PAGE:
My 7th grade English teacher told me there's a difference between poems and rhymes. She assessed the few lines I showed her as the latter. I suppose today's offering also classifies as the same:

I've finally finished a long one that I began about six years ago. It's a parody of Mother Goose. If you enjoy the occasional silly but amusing rhyme, you may enjoy the adventures of jack horner and jill moffet

Monday, September 28, 2009

Pepe Haiku

What if, instead of chapter titles, one used haiku? I bounced that idea off my publisher as Pepe was being prepared for publication, but she didn't want to do it.

Anyway, I did have a whole set of haiku ready to use, and even had one file of my Pepe manuscript with the haiku in place. I've decided to post them on my Author's Den Page, for anyone who's interested.

There's a lot about poverty, slum life and homeless children there.

Here's one I actually made up in front of the creative writing class I was teaching for summer school over a year ago:

the boy with no shoes
now you see him, now you don't
my wallet -- it's gone!

Thursday, August 06, 2009

Scot McKnight reviews Tolkien's Leaf by Niggle

Scot McKnight has a good review of a short story by J.R.R.Tokien, Leaf, by Niggle. I remember reading that book as a teen, not long after reading the Trilogy. I had recently thought that I would like to get my hands on it once again, as I remember that it dealt with issues of the present life, and how it affects the after life.

Anyway, Scot McKnight highlights some issues in which Tolkien demonstrates that the Christian belief is in stark contrast to that of Neo Platonism. That Greek philosophy held that this life is unimportant in comparison to the after life. In Leaf, by Niggle, the protagonist finds that his life long endeavour is only a prelude to what's to come.

Friday, July 24, 2009

The Story of Saint Catrick -- published at Smashwords

I've made a discovery which I think will be useful to myself and many other authors out there.

The book review I did in my last post was for a book that has been published online at Smashwords. I wanted to post the review on his authors page, and in doing so, I was required to open an account. Later, I realised that my Smashwords account entitles me to publish any of my other (unpublished) novels as well, for the low low price of... -- free!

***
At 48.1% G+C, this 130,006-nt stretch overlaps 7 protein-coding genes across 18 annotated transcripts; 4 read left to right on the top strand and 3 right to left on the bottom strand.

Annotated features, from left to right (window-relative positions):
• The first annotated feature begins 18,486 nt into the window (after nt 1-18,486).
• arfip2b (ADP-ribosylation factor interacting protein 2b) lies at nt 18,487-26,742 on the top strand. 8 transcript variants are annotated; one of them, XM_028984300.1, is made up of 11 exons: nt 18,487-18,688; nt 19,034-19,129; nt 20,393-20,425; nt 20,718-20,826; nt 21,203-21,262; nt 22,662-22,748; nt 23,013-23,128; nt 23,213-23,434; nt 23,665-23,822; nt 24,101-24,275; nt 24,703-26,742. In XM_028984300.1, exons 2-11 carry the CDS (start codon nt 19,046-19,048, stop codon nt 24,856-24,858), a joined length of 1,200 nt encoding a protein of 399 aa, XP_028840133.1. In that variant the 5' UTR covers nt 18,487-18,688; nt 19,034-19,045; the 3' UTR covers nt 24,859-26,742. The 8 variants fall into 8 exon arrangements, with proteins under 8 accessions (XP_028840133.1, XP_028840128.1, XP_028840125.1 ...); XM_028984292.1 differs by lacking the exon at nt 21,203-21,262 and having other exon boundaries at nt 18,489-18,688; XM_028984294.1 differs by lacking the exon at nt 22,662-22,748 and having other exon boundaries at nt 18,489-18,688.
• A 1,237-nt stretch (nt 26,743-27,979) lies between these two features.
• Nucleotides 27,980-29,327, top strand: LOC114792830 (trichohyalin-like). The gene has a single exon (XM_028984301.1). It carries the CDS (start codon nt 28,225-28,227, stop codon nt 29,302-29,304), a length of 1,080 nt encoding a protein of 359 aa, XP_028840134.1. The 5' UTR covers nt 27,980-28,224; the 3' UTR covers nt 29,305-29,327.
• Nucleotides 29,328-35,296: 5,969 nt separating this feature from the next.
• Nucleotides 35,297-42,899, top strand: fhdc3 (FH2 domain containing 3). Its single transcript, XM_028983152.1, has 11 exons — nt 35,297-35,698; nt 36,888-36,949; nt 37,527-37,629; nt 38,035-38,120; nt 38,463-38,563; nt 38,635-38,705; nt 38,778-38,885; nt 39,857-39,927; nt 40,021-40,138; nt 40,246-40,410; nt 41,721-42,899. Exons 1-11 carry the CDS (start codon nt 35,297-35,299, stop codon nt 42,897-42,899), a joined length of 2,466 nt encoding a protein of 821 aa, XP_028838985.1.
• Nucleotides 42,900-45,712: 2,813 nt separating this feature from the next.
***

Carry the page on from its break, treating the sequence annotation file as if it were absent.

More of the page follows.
I had never heard of that before. Either a publisher has to accept your manuscript (with the idea that he/she can sell it), or you have to pay them (as in the case of a subsidy publisher). The reason you pay them is that they put out a lot of work in formatting your manuscript for sale.

However, Mark Coker, the proprietor of Smashwords, has come up with a nifty computer program that will take a Word document (in .doc or .rtf format) and automatically distill it as a whole bunch of files for various e-book readers, including PDF, Kindle, Palm Pilot, Sony and (I think) all the ones Pepe is in. That costs him nothing, therefore, it costs me nothing. This has taken the e-book industry a step further.

Anyway, I decided to republish Catrick. It's now up at Smashwords. It's no longer free, but you can read the first 50% as a free sample before downloading the whole thing for US$2.00.

You can click here for Catrick and my Author's Profile.

Thursday, June 25, 2009

Review: Absence of Faith, by Anthony Samuel Policastro

A narrative that incorporates elements of a mystery, disaster, medical thriller -- even, at times, a romance novel; I found Absence of Faith a good read.

Dr. Carson, while at the wheel, goes into a trance -- or is it death? It seems like he's descending into hell, is torn limb from limb by a demon dog, subject to intense fire, and meets the devil. He is heroically rescued by his wife from the river, but his vital signs fail. He awakens in the morgue.